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Secret files held secretly is vigilantism and a nether world of justice

Secret files held secretly is vigilantism and a nether world of justice

Statement by Civil Liberties Australia on Operation Vest by NSW Police

We have been asked by the media to comment on an apparent new method of recording sexual assault in NSW anonymously. We chose not to comment to the reporter so our comments would not be cherry-picked for shortening reasons: instead, we run them here in full.

An outline of the new NSW Police system, as described to CLA, is below our comments:

Comment by CLA 25 March 2021:

Civil Liberties Australia (CLA) supports a way of ensuring more convictions for sexual assault, a lot more convictions.

But reporting someone anonymously is not justice, it’s uncontrolled vigilantism.

The basic concept of easier reporting is well worth pursuing and developing, but not if it only involves what has been described so far: secret files held secretly by police without any chance for a person to even know they have been reported.

How does a person prove their innocence when they don’t even know that the police have them on file as “guilty”?

Obviously police would presume guilt, rather than innocence, which is not what our legal system is designed for, or how it works. But police would have to presume guilt to develop their promised “targeted strategy”, whatever that means. It sounds like entrapment.

A secret report – without any proof, or further action, or conviction – would stay on the person’s national police database file for life, whether it was true or false.

The system as outlined doesn’t “normalise reporting sexual assault” so much as it creates a nether world where anyone can secretly blacken somebody’s name without having to follow up, provide any admissible evidence, or do anything more than fill in an online form.

Imagine if we had the same system for people reporting bad mothering or fathering, so that anyone who wanted to could secretly report a mother or father for mistreatment of a child. You can see how two or three people could easily get together to abuse the system to misreport someone they didn’t like.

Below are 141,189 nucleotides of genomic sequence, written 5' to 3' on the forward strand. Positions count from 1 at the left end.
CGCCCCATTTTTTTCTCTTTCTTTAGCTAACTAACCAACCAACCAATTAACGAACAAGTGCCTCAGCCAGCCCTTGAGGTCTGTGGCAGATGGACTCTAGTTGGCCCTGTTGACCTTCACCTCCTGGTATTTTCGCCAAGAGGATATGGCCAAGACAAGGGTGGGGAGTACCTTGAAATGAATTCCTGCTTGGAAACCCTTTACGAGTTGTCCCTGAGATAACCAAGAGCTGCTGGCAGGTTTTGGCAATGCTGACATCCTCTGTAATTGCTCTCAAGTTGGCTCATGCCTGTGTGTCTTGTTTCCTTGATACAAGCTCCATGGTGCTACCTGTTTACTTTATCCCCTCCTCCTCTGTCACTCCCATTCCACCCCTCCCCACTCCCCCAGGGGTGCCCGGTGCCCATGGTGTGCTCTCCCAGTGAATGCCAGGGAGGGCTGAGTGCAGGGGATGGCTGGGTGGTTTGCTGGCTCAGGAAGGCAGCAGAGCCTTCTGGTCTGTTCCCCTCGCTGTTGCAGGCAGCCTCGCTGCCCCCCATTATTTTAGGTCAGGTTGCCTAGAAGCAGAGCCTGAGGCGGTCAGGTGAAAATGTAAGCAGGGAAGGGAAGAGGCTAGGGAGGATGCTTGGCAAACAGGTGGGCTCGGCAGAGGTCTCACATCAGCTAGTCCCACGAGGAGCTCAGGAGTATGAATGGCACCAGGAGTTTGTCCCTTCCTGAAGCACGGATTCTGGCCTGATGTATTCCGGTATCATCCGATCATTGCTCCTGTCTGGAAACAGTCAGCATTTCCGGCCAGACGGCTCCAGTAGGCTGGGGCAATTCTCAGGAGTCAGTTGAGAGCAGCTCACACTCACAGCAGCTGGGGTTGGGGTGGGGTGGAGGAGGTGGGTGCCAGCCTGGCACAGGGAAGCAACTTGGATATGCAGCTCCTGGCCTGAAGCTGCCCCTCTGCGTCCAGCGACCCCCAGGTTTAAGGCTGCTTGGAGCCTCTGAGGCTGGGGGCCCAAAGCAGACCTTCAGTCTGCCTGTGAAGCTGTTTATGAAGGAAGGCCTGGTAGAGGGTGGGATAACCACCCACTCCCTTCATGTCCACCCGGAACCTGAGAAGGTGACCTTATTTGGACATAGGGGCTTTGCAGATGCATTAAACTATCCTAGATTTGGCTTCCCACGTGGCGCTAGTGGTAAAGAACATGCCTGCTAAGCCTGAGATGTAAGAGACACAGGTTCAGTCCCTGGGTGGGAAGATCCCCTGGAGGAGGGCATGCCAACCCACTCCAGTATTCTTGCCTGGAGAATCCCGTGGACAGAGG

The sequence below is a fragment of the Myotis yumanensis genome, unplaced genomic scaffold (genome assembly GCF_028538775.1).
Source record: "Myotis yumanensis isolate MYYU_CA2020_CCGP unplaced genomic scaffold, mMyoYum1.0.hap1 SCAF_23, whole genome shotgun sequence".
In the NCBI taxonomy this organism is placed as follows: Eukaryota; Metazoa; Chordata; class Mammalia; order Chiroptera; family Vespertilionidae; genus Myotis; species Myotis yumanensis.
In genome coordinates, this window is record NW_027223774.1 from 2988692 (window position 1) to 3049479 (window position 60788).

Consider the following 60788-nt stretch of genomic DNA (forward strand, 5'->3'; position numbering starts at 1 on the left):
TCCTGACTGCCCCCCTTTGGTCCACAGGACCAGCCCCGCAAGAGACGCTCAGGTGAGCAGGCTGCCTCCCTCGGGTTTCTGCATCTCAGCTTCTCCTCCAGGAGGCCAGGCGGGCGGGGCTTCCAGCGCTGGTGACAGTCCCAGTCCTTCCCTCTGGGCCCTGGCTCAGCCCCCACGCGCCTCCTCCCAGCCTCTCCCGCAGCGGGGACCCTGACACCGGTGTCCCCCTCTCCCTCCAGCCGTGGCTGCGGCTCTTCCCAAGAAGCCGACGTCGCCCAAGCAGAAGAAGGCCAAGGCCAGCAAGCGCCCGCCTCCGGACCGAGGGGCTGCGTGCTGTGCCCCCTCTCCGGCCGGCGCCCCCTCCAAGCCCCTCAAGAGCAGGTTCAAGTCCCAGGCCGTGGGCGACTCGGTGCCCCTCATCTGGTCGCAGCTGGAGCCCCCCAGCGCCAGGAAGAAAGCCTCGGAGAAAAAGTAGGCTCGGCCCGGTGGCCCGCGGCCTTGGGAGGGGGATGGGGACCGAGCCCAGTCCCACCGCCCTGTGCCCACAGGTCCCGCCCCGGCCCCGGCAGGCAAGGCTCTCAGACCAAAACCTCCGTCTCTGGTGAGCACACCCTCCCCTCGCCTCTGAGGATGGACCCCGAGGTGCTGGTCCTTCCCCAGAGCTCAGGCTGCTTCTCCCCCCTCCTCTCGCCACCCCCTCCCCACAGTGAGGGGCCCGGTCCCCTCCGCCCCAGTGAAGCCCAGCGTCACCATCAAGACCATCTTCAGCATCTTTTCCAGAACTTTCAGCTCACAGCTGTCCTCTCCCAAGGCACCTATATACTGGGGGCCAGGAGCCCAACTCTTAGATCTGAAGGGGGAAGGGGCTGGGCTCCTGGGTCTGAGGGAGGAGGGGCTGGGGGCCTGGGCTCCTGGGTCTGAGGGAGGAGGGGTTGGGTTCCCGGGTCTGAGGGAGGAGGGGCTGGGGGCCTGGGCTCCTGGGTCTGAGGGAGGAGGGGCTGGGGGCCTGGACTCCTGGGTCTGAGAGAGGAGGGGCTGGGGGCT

But you wouldn’t even need two or three people: the moment the first report was made secretly, the mother or father’s name would be mud…for life, in a police database which no-one has the right to access to make corrections if police have got it wrong.

And, without doubt, police databases holding the information would be hacked, and leaked.

ENDS CLA statement

Precis of a news report from The Australian 24 March 2021 by Ellie Dudley:

‘Operation Vest’…The heart of the operation is the Sexual Assault Reporting Option (SARO) questionnaire which enables victims to share their story with police without creating a formal report.

The informal report created by SARO will not initiate a criminal investigation, but will be used by police to develop strategies which target perpetrators.

If the victim chooses not to proceed to the courts, their report informs police of a potential offender in the community, and could assist in future investigations.

(CLA notes that nowhere in the media report is the word “alleged” used in relation to the purported “perpetrator”. The report assumes that in all cases the secret report made to police would be accurate, true and without malice).

We were supplied this URL, but have been unable to access the original story on the newspaper’s website:


One comment

  1. Not truly Surprised, a bit like accepting applications for AVOs? Don’t let the TRUTH or DOUBT get in the way of making more $$$$ for the state government.

    George Daws

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